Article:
Quick dive into recent cyberattacks vs Altermidya, Bulatlat, Karapatan websites

June 24, 2021 - 8:11 PM
A hooded man holds a laptop computer as blue screen with an exclamation mark is projected on him in this illustration picture taken on May 13, 2017. (REUTERS/Kacper Pempel/Illustration

Philippine alternative media outlets experienced cyberattacks from May to June 2021, according to a Sweden-based rights group.

In a statement, Quirium: The Media Foundation or Quirium Media found “brief but frequent denial attacks” against the websites of Bulatlat, Karapatan and Altermidya.

  • Altermidya is a network of independent, progressive media outlets where Bulatlat is a member. Karapatan, on the other hand, is a human rights organization in the Philippines.

“During the past month, Qurium has received brief but frequent denial attacks against the Philippine alternative media outlets Bulatlat and Altermidya, as well as the human rights group Karapatan,” Quirium Media said.

In the summary presented, Bulatlat and Karapatan started to receive attacks on May 17, 2021. Another flood of attacks on Altermidya was recorded the next day.

It was on May 18 when Quirium identified a machine from the Department of Science Technology that scanned the website of Bulatlat.

“The IP seems to belong to The Philippine Research, Education, and Government Information Network,” Quirium Media said.

Graph from Quirium Media that showed the scan to Bulatlat’s website
Image from Quirium Media that showed the IP address from DOST

The foundation further traced the IP address to a supplier of hardware and services to the country’s governmental institutions.

“A close look into the IP reveals that a Sophos firewall is behind the IP address. The appliance has a Certificate in the name of IP-Solutions Inc. The company (Lorna V. Zacate) signing the digital certificates of the appliances is a supplier of hardware and services to the Governmental Institutions in the Philippines,” it said.

Quirium Media also found another IP address. This time, it is also present on the Wikipedia page for “Chief of Army (Philippines)” and related pages to the Philippine Army.

“While searching for Sophos Firewall machines in the same network, we found another unit in the IP 202.90.137{.}43, also with digital certificate in the name of IP Solutions Inc.,” it said.

Image from Quirium Media that showed another IP address present in this Wikipedia page
Image from Quirium Media that showed another IP address from the attacker


DOST denies hand in cyberattacks 

In response to this study on June 24, DOST denied it took part in cyberattacks on the three progressive media outfits, citing the allegation as “unfounded and patently false.”

“It has been mentioned in the news that the IP address used to initiate recent alleged cyber-attacks towards some media was traced to the Department of Science and Technology (DOST). The implication of DOST’s involvement in said cyber-attacks is unfounded and patently false,” it said.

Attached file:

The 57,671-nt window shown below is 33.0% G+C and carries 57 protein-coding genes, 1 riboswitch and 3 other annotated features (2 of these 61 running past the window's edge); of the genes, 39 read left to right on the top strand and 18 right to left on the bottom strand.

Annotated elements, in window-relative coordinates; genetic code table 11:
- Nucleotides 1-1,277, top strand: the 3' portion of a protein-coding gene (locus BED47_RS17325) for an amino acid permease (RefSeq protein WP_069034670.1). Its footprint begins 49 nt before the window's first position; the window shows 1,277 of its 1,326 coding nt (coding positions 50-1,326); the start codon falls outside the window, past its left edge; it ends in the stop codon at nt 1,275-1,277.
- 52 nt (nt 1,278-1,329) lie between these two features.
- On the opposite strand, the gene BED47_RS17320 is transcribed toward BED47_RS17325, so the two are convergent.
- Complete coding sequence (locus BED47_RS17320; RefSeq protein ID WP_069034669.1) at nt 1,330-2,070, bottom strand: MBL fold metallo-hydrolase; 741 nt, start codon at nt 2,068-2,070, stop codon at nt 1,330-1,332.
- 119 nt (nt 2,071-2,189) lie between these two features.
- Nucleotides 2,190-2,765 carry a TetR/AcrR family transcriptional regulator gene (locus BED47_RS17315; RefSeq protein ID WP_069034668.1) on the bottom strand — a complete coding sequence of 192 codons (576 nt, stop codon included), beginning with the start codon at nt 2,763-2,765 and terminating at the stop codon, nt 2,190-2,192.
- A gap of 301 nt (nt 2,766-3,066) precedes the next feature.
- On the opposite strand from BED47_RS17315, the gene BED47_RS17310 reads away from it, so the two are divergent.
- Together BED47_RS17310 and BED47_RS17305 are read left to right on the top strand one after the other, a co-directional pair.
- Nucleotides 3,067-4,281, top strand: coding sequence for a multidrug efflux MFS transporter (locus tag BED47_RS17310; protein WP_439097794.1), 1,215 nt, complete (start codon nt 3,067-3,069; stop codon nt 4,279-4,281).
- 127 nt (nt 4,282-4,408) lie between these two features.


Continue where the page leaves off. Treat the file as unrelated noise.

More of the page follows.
The department also explained that the DOST-Advanced Science and Technology Institute, the registry for its website domain, also provides assistance to other government agencies in terms of IP addresses.

“As part of DOST’s responsibility and mandate in terms of ICT management, DOST-ASTI is part of a larger government network and DOST-ASTI assists other government agencies by allowing the use of some of its IP addresses in the local networks of other government agencies,” the DOST said.

“Given this, the statement that DOST potentially took part in initiating the alleged cyber-attacks is false. This statement was solely based on the tracked IP address and does not translate to the Department’s involvement in the matter,” it added.

The agency assured the public that it is still committed to helping the country progress through science.

The Philippine Army, on the other hand, has not yet released a statement on the matter.

Statements from the media outfits

In its statement, Altermidya cited the Quirium findings and said that the recent attack on June 16 was also the same day it posted a report about the current administration’s drug war.

“The most recent cyberattack against Altermidya’s website was on June 16, after we posted an article on the International Criminal Court’s investigation on the Duterte administration’s ‘War on Drugs’,” the media outlet said.

“Altermidya condemns these cyberattacks on our websites, as well as those against other progressive groups,” it added.


In a separate statement, Bulatlat likewise stated that they are no longer surprised about the cyberattacks given the government’s persistent move to label them as communist fronts without proof.

They also asked the Philippine military and the DOST to stop these alleged cyber-attacks to suppress press freedom.

“We demand the Philippine military and the DOST to stop the cyber-attacks and respect our right to publish. We call on private IT firms not to allow their infrastructure to be used in violating press freedom,” they said.